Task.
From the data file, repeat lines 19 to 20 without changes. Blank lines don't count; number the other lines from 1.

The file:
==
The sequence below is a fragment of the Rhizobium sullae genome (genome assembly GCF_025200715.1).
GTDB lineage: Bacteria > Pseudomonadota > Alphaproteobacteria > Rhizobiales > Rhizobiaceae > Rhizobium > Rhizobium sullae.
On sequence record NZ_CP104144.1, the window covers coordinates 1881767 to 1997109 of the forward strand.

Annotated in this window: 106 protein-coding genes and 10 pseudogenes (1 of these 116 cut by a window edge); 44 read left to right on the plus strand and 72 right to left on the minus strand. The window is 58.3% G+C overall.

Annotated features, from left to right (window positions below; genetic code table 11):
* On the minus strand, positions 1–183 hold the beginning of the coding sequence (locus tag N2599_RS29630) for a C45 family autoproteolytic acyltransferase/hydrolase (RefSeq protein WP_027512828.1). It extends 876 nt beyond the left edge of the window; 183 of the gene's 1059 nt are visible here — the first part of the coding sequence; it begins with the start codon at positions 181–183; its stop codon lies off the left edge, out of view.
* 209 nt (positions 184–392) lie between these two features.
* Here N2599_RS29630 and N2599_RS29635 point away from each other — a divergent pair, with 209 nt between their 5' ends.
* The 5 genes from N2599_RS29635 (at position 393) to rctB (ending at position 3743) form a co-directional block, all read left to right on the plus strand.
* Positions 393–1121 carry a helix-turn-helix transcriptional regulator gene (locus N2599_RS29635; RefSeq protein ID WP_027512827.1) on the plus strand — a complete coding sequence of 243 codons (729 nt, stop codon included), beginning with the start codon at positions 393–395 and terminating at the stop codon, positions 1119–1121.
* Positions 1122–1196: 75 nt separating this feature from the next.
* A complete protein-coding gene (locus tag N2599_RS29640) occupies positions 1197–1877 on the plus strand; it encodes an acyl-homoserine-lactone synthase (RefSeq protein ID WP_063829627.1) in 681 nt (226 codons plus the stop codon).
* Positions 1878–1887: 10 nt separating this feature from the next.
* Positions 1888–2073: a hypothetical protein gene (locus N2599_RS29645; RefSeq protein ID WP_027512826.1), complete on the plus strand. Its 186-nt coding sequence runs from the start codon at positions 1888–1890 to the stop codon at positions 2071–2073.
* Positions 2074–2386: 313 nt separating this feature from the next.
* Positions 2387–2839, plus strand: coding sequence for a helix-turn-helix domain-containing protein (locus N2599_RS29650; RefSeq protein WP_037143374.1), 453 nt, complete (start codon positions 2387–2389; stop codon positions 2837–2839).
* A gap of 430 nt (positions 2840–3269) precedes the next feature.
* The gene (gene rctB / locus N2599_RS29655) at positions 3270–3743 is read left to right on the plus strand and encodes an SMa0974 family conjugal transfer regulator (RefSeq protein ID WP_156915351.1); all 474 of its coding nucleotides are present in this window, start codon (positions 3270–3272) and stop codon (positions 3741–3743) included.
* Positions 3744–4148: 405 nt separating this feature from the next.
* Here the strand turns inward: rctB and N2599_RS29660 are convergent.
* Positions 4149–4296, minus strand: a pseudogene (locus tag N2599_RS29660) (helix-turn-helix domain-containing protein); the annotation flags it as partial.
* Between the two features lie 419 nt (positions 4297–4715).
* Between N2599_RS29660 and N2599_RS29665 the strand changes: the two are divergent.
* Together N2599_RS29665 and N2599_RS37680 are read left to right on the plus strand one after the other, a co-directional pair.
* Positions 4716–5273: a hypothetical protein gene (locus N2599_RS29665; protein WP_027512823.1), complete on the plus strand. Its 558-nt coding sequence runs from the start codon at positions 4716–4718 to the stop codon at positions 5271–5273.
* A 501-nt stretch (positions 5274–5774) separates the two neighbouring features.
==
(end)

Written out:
* Positions 3744–4148: 405 nt separating this feature from the next.
* Here the strand turns inward: rctB and N2599_RS29660 are convergent.